Based on the rules described above, a U.S.-based multinational group that seeks to invert must carefully select its foreign partner.
A Window of Opportunity?
The surge in inversions may indicate that some U.S.-based multinational groups believe the window of opportunity for inverting under the current rules could vanish. The current rules clearly have ceased to have the desired effect. As noted recently by John Koskinen, the U.S. Commissioner of Internal Revenue, “We’ve done, I think, probably all we can within the statute. We try to make sure people are within the bounds, but if they’re within the bounds, if they play according to the rules, then they have a right to do that [i.e., to invert].”4
If the groundswell of indignation over inversions fails to subside, then the U.S. Congress may feel compelled to act. One possible outcome would be for Congress to overhaul the U.S. tax regime and lower the corporate tax rates. At least as likely, however, is that Congress will enact severe new anti-inversion laws.
On May 20, 2014, U.S. Senator Carl Levin introduced legislation that would dramatically limit the ability of a U.S. corporation to expatriate. The legislation would replace the 80% threshold and the 60% to 80% rule described above with a single 50% threshold. In other words, ownership of more than 50% of the new foreign parent by former shareholders of the U.S. expatriating entity would cause the foreign parent to be taxable as if it were a U.S. corporation, thereby eliminating the U.S. tax benefit of inverting. The benefit would also be eliminated if the foreign parent’s expanded affiliated group is primarily managed and controlled in the United States and has significant business activities in the United States, whether or not the 50% test is satisfied.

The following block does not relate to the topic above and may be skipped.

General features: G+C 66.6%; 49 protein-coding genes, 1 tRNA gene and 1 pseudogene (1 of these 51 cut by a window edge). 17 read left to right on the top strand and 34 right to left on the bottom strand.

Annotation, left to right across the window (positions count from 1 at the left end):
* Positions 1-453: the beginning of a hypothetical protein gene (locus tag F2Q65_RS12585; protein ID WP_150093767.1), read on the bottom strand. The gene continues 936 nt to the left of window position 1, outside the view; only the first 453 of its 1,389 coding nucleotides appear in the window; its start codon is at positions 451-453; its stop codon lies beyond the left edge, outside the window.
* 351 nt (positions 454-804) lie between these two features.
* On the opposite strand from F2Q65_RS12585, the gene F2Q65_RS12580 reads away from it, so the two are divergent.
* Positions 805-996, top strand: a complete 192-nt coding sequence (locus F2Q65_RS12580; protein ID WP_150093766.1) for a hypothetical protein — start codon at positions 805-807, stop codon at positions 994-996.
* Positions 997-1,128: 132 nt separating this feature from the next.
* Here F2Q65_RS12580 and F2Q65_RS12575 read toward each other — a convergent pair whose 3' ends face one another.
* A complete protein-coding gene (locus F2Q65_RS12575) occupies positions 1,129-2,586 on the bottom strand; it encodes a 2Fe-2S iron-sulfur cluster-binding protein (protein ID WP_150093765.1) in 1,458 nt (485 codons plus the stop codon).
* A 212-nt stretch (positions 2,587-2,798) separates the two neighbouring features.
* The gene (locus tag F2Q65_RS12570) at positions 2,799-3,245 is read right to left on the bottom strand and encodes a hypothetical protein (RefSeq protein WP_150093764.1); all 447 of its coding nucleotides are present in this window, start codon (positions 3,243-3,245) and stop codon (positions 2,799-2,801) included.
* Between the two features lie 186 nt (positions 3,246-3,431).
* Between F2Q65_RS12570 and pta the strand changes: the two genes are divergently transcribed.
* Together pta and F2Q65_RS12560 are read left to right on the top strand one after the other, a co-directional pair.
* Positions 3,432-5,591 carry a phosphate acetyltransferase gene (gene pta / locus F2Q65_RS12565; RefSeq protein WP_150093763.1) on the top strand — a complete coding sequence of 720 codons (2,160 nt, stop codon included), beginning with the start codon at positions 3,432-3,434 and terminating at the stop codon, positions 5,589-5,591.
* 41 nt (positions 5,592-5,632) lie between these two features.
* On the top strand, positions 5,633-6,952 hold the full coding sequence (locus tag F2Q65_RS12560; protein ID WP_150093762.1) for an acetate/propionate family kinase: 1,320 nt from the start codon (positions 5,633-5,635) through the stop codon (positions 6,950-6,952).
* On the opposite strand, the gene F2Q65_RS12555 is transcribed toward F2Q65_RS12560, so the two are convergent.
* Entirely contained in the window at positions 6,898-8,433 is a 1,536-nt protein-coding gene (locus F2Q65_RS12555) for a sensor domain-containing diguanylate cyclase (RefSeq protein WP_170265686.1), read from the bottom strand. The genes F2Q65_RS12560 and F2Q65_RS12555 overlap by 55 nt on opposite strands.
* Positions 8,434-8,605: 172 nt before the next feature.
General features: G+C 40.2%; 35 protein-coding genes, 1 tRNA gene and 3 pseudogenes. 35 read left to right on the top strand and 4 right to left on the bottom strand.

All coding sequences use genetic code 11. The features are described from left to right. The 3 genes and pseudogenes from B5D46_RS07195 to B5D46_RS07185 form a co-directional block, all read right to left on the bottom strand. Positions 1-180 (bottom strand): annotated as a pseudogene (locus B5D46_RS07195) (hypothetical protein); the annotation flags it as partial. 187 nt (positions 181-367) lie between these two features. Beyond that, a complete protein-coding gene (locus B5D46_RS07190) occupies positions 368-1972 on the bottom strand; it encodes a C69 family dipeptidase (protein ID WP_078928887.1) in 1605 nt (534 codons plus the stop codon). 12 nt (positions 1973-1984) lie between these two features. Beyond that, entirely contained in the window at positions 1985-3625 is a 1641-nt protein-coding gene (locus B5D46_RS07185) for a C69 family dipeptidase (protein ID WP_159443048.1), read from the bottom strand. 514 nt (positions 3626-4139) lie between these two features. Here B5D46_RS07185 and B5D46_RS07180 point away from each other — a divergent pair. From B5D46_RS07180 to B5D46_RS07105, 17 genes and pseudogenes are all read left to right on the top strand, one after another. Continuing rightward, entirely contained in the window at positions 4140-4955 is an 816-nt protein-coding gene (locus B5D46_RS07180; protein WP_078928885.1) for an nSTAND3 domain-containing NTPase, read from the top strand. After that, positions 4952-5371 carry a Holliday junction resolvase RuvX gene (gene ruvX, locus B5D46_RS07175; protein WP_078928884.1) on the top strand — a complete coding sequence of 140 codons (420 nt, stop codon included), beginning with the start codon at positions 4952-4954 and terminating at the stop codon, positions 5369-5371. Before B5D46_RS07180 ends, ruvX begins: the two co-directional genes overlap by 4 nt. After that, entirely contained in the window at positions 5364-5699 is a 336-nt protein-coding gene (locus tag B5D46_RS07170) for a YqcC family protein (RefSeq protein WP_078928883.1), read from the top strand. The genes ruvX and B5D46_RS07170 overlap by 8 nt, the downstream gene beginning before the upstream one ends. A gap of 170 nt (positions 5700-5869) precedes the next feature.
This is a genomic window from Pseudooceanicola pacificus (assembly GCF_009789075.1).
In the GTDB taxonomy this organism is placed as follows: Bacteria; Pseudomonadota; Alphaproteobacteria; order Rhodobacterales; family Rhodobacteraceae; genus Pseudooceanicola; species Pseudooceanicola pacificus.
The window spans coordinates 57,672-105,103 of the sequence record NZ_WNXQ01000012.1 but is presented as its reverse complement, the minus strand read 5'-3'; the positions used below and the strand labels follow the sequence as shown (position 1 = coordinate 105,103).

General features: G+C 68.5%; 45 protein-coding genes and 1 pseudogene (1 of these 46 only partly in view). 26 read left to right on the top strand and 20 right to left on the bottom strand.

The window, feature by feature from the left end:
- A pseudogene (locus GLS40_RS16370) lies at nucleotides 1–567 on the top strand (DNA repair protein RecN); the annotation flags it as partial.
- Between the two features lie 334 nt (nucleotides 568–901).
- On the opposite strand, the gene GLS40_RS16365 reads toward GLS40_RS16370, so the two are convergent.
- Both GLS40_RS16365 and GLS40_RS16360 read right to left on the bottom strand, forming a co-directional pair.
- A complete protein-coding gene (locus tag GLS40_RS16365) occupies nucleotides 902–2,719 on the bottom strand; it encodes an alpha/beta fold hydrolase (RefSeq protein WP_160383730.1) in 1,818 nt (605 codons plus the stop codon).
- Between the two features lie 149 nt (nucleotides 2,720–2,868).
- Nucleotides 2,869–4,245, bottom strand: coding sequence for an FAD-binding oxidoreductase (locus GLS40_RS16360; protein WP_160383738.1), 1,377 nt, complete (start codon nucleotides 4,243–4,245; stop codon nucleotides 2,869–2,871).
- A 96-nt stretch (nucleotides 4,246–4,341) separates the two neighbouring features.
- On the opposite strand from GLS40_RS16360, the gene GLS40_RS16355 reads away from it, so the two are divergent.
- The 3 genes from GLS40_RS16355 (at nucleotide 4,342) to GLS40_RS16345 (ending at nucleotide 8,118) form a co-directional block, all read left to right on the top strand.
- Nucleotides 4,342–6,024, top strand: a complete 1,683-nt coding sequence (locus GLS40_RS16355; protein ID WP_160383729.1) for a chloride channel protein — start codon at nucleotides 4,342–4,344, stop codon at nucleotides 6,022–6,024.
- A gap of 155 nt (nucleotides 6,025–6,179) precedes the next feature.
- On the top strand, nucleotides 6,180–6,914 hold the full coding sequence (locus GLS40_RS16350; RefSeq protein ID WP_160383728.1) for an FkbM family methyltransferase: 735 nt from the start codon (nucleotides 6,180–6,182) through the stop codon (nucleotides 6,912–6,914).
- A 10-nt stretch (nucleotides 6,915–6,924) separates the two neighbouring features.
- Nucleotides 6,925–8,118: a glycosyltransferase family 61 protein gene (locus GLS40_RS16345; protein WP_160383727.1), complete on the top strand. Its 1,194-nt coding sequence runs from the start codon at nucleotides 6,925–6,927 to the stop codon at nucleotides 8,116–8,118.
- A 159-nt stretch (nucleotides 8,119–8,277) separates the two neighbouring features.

If enacted as proposed, Senator Levin’s new rules would be effective for transactions completed after May 8, 2014, and before May 9, 2016. Thus the proposed legislation directly targets today’s typical inversions, including transactions not yet consummated, such as the proposed combination of Pfizer and AstraZeneca. Unlike the proposed legislation, similar anti-inversion rules proposed by the Obama Administration would affect only transactions completed after December 31, 2014.
How and when the U.S. Congress will act to stem inversions remains uncertain.
1 OECD, “Taxation of Corporate and Capital Income,” Table II.1. Corporate Income Tax Rate (2014), available at http://www.oecd.org/ctp/tax-policy/Table%20II.1-May-2014.xlsx
2 Liz Hoffman, “Pfizer Sees Tax Savings from AstraZeneca Deal,” The Wall Street Journal (April 28, 2014).
3 Actavis Inc., Proxy Statement Pursuant to Section 14(a) of the Securities Exchange Act of 1934 (filed August 1, 2013).
4 Quoted in Richard Rubin, “Treasury Said to Seek U.S. Crackdown on Corporations Making Offshore Tax Deals,” Bloomberg BNA Daily Tax Report (April 30, 2014).